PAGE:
Human exposure to radiation is measured in mrem or μSv, that is millirem or microsievert (1 mrem = 10 μSv). This measurement takes into account the human tissue which is exposed to the radiation. The dose of radiation also is weighted differently depending on the type of radiation; alpha (α) particles are weighted 20 times higher in dose than the same amount of gamma (γ) rays.
We are surrounded by many sources of natural radiation. Cosmic radiation comes from outer space and terrestrial radiation comes from the earth. About half of our radiation exposure is due to natural sources. The other half is attributed to man-made sources such as medical procedures. A person living in a brick house is exposed to more radiation than a person living in a wood house. A person living in Denver is exposed to more cosmic radiation than a person living in Miami.
Here are some typical doses of radiation:
The average annual radiation exposure from natural sources – cosmic and terrestrial - is about 310 millirem
Dental xRays – 0.5mrem
Mammogram - 300mrem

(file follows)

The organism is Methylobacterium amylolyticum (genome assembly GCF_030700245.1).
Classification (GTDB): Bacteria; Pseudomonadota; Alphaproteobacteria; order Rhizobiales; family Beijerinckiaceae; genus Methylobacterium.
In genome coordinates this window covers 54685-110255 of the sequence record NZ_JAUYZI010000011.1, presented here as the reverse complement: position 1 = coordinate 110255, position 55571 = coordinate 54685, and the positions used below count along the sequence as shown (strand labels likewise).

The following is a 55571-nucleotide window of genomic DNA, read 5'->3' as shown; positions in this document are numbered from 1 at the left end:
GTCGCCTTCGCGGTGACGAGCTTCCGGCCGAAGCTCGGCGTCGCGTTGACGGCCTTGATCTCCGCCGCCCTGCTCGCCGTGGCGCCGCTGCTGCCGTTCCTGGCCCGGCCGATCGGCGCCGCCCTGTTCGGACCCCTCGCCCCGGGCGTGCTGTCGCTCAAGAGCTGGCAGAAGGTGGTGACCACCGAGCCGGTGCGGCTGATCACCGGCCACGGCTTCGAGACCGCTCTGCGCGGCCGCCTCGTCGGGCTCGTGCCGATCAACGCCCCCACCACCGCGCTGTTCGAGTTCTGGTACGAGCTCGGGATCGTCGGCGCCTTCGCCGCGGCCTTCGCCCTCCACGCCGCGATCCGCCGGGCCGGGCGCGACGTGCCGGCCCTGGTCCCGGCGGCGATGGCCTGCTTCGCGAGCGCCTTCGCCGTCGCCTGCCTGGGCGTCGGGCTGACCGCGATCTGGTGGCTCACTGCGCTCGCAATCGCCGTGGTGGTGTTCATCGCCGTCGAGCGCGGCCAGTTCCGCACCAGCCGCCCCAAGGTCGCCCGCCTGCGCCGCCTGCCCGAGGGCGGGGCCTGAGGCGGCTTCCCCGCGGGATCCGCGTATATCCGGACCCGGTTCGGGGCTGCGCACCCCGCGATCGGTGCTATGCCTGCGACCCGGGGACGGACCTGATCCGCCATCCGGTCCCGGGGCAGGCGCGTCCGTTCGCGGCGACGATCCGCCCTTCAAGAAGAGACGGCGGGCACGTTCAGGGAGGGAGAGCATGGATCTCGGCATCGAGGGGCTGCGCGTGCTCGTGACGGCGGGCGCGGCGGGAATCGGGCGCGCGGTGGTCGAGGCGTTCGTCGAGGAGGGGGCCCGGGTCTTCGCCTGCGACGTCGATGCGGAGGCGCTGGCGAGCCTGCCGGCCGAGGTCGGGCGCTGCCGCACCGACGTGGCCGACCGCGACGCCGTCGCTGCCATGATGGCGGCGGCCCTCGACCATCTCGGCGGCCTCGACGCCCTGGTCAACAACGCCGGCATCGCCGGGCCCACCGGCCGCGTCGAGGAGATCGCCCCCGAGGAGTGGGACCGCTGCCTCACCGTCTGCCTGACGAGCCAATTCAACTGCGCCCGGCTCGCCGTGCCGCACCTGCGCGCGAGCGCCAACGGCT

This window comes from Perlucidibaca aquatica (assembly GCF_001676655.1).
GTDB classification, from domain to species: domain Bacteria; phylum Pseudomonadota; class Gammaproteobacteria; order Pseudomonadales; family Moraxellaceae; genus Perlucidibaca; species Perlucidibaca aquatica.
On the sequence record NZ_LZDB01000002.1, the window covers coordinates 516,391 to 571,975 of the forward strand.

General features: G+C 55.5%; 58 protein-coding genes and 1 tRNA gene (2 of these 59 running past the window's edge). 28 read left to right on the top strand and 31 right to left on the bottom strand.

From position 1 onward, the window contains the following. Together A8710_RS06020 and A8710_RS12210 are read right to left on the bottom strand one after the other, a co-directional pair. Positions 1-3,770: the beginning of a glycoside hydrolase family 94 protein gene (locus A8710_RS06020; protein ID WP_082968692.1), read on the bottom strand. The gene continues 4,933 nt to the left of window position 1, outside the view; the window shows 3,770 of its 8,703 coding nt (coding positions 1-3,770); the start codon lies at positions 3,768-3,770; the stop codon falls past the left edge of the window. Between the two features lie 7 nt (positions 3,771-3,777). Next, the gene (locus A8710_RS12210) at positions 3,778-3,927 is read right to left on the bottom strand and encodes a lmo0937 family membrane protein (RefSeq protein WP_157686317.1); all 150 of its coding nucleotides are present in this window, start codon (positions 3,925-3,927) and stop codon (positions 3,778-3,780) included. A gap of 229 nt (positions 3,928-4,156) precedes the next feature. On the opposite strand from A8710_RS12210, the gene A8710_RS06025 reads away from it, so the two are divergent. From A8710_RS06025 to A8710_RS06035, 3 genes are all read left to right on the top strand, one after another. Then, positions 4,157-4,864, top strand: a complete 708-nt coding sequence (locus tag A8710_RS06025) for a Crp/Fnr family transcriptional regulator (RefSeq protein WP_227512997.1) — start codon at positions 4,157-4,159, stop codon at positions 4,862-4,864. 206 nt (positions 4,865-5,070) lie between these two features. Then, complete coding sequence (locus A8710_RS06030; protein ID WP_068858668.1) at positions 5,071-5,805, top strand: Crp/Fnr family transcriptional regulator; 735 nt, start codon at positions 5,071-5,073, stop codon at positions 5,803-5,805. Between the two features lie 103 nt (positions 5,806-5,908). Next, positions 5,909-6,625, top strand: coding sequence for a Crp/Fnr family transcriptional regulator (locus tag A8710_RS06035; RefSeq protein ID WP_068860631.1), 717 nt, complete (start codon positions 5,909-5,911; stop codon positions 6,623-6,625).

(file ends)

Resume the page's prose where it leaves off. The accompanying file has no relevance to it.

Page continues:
Dose from living near a nuclear power station: 0.01–1 mrem/year
Average dose to people living within 10 miles of the Three Mile Island accident – 8 mrem
Standing in front of the granite of the United States Capital building – 85mrem/year
Dose from smoking 30 cigarettes a day - 1300-6000 mrem/year
A daily dose of greater than 25,000 mrem will produce nausea and loss of appetite; bone marrow, lymph nodes, spleen damage. Higher doses cause much more severe and perhaps permanent damage. A dose of 600 -1000 rem (1,000,000 mrem) within one day will cause incapacitation and death.
For more information on radiation exposure consult the USNRC Fact Sheet on Biological Effects of Radiation.